The Department of Buildings just issued a new building permit for a four-story hotel at 38-22 28th Street, between 38th and 39th avenues. It’ll be a little out of place on the block, which is mostly lined with modest residential homes — although there is a hulking development to be found a few doors down. According to building applications, the 45-foot-tall hotel will hold 51 units. No word on the operator yet. The architect of record, however, will be the ubiquitous Queens architect Michael Kang. GMAP
Queens people never get tired of diversity. This Saturday, the New York Irish Center will host A Celebratory Feast of Irish and World Culture, a night that will include everything from poetry to string music to acting by a former boxer. The performers are part of Artists Without Walls, a troupe dedicated to uniting creative types from all genres to inspire each other…and then inspire their audiences. Co-founder Niamh Hyland (below), a singer/songwriter from the Emerald Isle, headlines the show with classical violinist Annette Homann, Nigerian spoken word artist Koro Koroye (above), TV and film actor Jack O’Connell, singer/songwriter Michael Brunnock and champion boxer-turned-actor John Duddy.
Details: Artists Without Walls: A Celebratory Feast of Irish and World Culture, New York Irish Center, 10-40 Jackson Avenue, Long Island City, April 26th, 7:30 pm, cocktail hour before performances, $22/$11 for seniors, students and the unemployed.
One LIC rental development hits the market (see our article below) while another fills up. Gantry Park Landing, the 199-unit rental located at 50-01 Second Street, is now totally spoken for. The building started leasing back in May; it was 60 percent full by September. Prices for the studios, one-, two- and three-bedrooms ranged from $2,050 to $4,810 a month. And according to a press release, the 13,000 square feet of ground-floor commercial space was leased by a gourmet food store, an urgent medical care facility, and a store selling coffee, teas and wine. You can see our tour of the apartments and amenity spaces right here.
No. 3 at Packard Square, a 12-story tower in the Packard Square development area, is now leasing 88 luxury rental units for immediate occupancy. As the name suggests, this is the third development to come after Packard Square and Packard Square North; the fourth building (Packard Square West) is now under construction. No. 3 is located at 41-21 24th Street, just off Queens Plaza North.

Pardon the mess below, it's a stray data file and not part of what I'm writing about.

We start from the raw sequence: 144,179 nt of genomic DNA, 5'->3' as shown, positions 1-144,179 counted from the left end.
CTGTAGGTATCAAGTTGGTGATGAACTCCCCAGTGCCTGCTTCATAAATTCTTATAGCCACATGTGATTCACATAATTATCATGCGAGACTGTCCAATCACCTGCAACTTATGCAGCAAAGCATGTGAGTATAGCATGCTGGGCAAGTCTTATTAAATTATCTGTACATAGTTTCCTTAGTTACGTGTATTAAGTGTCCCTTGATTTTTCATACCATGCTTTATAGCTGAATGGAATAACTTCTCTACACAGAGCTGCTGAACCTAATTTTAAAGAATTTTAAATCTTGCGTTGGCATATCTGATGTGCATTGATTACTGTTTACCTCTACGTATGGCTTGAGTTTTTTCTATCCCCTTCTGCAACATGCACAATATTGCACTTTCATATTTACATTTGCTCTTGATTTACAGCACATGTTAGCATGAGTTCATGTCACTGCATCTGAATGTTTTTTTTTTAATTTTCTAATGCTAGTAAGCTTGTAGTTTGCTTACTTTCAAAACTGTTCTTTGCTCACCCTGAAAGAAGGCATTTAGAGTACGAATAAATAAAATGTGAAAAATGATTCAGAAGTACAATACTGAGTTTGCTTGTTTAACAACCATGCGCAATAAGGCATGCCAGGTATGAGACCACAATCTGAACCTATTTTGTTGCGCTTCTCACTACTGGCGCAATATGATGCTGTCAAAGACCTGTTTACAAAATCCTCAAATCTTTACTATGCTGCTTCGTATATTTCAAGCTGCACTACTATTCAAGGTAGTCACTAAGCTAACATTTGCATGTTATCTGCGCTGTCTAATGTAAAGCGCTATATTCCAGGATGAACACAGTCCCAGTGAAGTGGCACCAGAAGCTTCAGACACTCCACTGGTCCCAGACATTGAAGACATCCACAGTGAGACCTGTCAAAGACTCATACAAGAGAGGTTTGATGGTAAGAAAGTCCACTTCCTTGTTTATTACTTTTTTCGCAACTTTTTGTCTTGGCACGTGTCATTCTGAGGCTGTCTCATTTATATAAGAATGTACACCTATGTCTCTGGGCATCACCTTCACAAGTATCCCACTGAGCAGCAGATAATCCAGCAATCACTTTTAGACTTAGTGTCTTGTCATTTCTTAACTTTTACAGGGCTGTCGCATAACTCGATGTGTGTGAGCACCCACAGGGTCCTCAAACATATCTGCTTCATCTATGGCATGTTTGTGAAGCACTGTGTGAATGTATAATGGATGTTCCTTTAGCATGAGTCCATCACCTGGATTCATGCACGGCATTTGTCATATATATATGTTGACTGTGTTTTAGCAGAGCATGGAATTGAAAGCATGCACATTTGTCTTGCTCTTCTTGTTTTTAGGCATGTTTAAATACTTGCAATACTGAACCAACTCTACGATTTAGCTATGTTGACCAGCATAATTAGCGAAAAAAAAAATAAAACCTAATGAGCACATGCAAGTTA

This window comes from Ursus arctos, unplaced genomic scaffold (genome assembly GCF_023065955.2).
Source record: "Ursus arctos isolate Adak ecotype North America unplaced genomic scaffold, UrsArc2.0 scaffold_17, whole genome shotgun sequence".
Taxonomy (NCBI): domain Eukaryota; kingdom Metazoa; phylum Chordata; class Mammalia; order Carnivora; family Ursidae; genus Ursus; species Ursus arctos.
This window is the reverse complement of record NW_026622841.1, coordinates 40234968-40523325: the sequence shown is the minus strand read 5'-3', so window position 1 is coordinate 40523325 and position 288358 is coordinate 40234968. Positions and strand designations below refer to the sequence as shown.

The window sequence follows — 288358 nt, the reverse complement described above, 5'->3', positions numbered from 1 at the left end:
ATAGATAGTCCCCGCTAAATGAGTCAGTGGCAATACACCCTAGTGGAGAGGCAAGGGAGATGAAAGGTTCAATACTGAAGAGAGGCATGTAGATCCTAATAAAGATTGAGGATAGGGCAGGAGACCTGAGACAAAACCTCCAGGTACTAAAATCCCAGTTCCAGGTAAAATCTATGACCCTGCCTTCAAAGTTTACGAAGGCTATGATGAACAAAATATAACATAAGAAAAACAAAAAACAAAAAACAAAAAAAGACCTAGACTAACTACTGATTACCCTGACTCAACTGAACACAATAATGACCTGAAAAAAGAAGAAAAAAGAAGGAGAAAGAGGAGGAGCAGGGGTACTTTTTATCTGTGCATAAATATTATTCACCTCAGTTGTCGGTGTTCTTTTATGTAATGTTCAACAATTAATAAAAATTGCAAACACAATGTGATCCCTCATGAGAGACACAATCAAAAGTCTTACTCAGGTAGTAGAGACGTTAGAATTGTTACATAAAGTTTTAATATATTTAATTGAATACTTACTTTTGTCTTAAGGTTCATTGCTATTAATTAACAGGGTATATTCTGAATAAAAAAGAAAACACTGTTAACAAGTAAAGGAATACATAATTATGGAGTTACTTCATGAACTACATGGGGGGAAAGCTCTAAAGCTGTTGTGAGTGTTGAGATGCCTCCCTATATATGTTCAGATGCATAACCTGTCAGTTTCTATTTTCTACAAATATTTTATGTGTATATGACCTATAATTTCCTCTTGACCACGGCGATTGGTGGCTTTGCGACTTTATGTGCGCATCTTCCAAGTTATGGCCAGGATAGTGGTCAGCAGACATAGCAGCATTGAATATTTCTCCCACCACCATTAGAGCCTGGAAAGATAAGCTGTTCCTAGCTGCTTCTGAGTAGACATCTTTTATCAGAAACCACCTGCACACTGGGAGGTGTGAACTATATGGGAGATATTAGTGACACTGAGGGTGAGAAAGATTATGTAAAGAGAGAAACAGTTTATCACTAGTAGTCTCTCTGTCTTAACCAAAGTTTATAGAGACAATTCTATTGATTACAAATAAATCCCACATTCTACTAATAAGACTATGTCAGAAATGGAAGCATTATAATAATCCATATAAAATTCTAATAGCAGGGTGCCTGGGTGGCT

Citi Habitats is leasing the units. They’ve priced studio, alcove studio, one and two bedroom apartments at $1,775, $2,125, $2,525 and $3,300 a month, with no fee. Building amenities include a rooftop lounge and deck, a fitness center, 24/7 doorman and concierge, a laundry room, and storage and on-site parking for a fee. Here’s a bit on the interiors, from the brokers:
Residences at No. 3 at Packard Square feature premium finishes and spacious, well-designed floor plans. Dramatic 9’ high ceilings and white oak plank flooring can be found in all units. Kitchens come complete with stainless steel appliances, sleek custom cabinetry and Caesarstone countertops. The homes’ private glass balconies or patios (on first-floor units), make great places to unwind.
Check out photos of the bedroom and kitchen spaces, as well as the resident’s lounge, after the jump. GMAP
Welcome to the Q’Stoner food feature, Signature Dish! Once a week we check in with Queens restaurants and ask the owners about the all-time favorite dishes they serve. If you know of a dish you’d like to see featured here, please email firstname.lastname@example.org.
The Deal: Dutch Kills Centraal is still a relative newcomer to the poorly underserved area north of Queens Plaza, having just opened last year after two years of planning and construction.
The owner, Dominic Stiller, found the space abandoned two blocks from his home and, as a longtime community activist and Queens resident, wanted to create a place for the neighborhood to gather. So began the renovations: He added additional windows, repaired the walls, and installed reclaimed furniture, including a long communal table down the center of the room. Throughout it all, Stiller kept the original flooring and, of course, the bar that originally drew him in.